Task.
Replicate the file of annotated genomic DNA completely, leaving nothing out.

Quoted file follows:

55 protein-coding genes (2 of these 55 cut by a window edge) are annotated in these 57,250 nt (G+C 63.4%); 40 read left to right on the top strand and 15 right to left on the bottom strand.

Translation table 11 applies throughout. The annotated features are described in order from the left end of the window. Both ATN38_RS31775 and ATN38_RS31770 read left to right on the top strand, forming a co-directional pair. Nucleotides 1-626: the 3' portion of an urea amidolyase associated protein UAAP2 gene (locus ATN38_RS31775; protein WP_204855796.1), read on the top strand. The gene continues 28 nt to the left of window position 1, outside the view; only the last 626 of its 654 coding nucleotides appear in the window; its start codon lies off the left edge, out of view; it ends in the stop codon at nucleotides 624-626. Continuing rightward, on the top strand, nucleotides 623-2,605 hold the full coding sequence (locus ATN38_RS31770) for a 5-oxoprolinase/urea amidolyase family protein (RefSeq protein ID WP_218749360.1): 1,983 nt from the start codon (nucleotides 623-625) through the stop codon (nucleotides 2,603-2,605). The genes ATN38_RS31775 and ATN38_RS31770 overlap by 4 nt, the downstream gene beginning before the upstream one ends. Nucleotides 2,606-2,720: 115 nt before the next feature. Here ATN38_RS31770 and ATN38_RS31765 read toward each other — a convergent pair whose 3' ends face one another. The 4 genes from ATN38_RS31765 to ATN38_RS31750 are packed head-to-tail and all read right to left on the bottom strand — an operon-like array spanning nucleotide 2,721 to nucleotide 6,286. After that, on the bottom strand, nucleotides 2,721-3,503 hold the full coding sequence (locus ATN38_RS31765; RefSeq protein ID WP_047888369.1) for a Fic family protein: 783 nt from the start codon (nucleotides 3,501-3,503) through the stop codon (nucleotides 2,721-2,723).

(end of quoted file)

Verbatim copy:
55 protein-coding genes (2 of these 55 cut by a window edge) are annotated in these 57,250 nt (G+C 63.4%); 40 read left to right on the top strand and 15 right to left on the bottom strand.

Translation table 11 applies throughout. The annotated features are described in order from the left end of the window. Both ATN38_RS31775 and ATN38_RS31770 read left to right on the top strand, forming a co-directional pair. Nucleotides 1-626: the 3' portion of an urea amidolyase associated protein UAAP2 gene (locus ATN38_RS31775; protein WP_204855796.1), read on the top strand. The gene continues 28 nt to the left of window position 1, outside the view; only the last 626 of its 654 coding nucleotides appear in the window; its start codon lies off the left edge, out of view; it ends in the stop codon at nucleotides 624-626. Continuing rightward, on the top strand, nucleotides 623-2,605 hold the full coding sequence (locus ATN38_RS31770) for a 5-oxoprolinase/urea amidolyase family protein (RefSeq protein ID WP_218749360.1): 1,983 nt from the start codon (nucleotides 623-625) through the stop codon (nucleotides 2,603-2,605). The genes ATN38_RS31775 and ATN38_RS31770 overlap by 4 nt, the downstream gene beginning before the upstream one ends. Nucleotides 2,606-2,720: 115 nt before the next feature. Here ATN38_RS31770 and ATN38_RS31765 read toward each other — a convergent pair whose 3' ends face one another. The 4 genes from ATN38_RS31765 to ATN38_RS31750 are packed head-to-tail and all read right to left on the bottom strand — an operon-like array spanning nucleotide 2,721 to nucleotide 6,286. After that, on the bottom strand, nucleotides 2,721-3,503 hold the full coding sequence (locus ATN38_RS31765; RefSeq protein ID WP_047888369.1) for a Fic family protein: 783 nt from the start codon (nucleotides 3,501-3,503) through the stop codon (nucleotides 2,721-2,723).